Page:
Industries in Europe

Industries in Europe

Competition, Trends and Policy Issues

Edited by Peter Johnson

This important book, a successor volume to European Industries, brings together a number of in-depth and authoritative studies of key European industries, providing fascinating insights into their nature and characteristics.

Chapter 1: Industry in the EU: trends and policy issues

Tony Cockerill and Peter Johnson

Subjects: economics and finance, industrial economics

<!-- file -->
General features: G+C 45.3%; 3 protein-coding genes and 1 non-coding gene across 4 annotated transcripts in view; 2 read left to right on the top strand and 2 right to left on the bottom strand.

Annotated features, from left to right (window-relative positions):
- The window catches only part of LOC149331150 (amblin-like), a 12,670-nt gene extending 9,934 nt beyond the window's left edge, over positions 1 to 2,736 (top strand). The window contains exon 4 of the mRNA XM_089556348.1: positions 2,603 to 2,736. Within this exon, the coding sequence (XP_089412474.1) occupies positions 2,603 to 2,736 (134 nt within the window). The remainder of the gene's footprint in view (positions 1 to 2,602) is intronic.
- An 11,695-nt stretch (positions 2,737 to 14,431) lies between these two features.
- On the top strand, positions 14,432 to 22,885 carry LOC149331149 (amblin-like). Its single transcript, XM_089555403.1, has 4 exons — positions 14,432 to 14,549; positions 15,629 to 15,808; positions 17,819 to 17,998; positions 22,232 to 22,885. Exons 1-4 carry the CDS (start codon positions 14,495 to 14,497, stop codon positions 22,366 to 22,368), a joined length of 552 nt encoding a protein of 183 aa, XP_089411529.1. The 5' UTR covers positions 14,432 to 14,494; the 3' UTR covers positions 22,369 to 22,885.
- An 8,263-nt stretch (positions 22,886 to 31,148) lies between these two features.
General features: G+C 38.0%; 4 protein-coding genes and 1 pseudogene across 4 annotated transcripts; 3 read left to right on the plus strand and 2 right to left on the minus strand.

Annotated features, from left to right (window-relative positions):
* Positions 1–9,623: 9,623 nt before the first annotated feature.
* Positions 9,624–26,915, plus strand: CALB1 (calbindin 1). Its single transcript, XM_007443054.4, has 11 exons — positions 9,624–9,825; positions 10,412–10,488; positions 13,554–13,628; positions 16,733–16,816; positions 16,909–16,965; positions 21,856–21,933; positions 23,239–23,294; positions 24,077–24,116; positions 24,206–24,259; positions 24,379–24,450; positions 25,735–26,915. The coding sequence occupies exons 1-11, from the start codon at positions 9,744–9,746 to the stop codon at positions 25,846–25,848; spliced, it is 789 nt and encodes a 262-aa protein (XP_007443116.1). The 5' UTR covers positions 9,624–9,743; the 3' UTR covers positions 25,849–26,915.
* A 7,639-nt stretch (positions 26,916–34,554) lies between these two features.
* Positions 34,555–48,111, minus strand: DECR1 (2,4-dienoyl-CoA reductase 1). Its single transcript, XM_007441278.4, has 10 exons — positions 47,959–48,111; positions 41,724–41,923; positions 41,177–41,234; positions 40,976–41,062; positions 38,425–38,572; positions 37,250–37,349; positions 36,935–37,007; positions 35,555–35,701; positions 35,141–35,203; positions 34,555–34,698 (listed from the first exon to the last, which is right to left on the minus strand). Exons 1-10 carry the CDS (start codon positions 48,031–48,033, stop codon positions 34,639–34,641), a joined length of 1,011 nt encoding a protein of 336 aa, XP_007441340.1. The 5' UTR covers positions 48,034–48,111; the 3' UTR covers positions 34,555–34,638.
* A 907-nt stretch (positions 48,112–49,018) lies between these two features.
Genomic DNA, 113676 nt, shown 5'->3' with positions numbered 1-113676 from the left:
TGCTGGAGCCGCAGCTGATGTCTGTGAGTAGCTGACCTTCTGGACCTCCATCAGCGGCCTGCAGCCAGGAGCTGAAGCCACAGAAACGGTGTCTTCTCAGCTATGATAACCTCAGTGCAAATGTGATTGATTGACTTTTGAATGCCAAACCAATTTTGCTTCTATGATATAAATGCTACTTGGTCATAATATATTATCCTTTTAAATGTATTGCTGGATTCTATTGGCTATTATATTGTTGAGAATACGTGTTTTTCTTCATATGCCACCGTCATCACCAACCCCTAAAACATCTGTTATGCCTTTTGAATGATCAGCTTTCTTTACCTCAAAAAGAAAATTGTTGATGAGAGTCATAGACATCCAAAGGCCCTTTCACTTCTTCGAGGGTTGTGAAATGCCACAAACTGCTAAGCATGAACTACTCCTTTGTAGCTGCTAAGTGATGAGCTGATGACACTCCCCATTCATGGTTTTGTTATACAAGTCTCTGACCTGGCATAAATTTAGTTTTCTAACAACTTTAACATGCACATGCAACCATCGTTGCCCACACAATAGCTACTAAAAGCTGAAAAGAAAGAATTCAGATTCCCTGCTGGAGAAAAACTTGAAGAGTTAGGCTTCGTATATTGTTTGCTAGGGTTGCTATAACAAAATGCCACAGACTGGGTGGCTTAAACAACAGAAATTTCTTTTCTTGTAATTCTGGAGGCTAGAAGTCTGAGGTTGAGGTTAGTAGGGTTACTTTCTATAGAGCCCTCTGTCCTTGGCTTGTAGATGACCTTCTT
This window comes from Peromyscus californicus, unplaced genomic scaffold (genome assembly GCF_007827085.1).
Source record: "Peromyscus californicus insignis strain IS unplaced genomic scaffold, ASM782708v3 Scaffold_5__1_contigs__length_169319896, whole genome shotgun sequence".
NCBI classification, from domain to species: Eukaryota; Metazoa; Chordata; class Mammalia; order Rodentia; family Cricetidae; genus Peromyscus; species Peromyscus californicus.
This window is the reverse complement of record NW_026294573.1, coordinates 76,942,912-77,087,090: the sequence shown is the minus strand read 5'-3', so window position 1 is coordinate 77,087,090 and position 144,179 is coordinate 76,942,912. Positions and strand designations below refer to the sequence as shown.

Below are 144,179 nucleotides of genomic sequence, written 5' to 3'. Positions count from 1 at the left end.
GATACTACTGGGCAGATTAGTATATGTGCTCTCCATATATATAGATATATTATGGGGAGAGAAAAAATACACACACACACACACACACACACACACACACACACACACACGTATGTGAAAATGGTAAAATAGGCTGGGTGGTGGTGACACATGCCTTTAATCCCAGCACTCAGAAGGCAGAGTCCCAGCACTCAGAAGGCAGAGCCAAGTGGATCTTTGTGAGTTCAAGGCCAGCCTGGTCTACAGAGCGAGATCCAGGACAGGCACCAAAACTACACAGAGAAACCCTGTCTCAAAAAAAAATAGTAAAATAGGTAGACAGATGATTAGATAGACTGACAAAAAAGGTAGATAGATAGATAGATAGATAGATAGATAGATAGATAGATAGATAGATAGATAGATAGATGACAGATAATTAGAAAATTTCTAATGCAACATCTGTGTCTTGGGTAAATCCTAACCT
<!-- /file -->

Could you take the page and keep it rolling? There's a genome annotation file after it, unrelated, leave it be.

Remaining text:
Tony Cockerill and Peter Johnson INTRODUCTION This book examines the structure, behaviour and performance of some key industries in Europe. It does so because of the importance of these aspects of industrial activity for international competitiveness and the standard of living. It is the purpose of this introductory chapter to place these individual industry studies in the context of the European economy as a whole and the key policy issues that affect EU industries. Section II looks at recent trends and current patterns in EU industry. The third section explores the policy dimension. An important preliminary issue for the analysis of industrial activity is the definition of an ‘industry’. What should be the underlying rationale for grouping productive units into a single entity? Groupings based on similarities on the supply side – the techniques used, the technical nature of the product, the materials employed, the distribution channels – may not always generate the same boundaries that demand-side considerations – for example, the degree of product complementarity or substitutability – might suggest. Whether supply or demand criteria are applied, there will always be issues of where to draw the line. For example, the use of cross elasticities of demand to identify close substitutes inevitably raises the question of what ‘close’ means. Historically, supply-side factors have played a major role in defining the industries on which most published statistics – including most of those used here – are based, whereas ‘markets’ are usually considered in terms of the demand side. The two definitions may...

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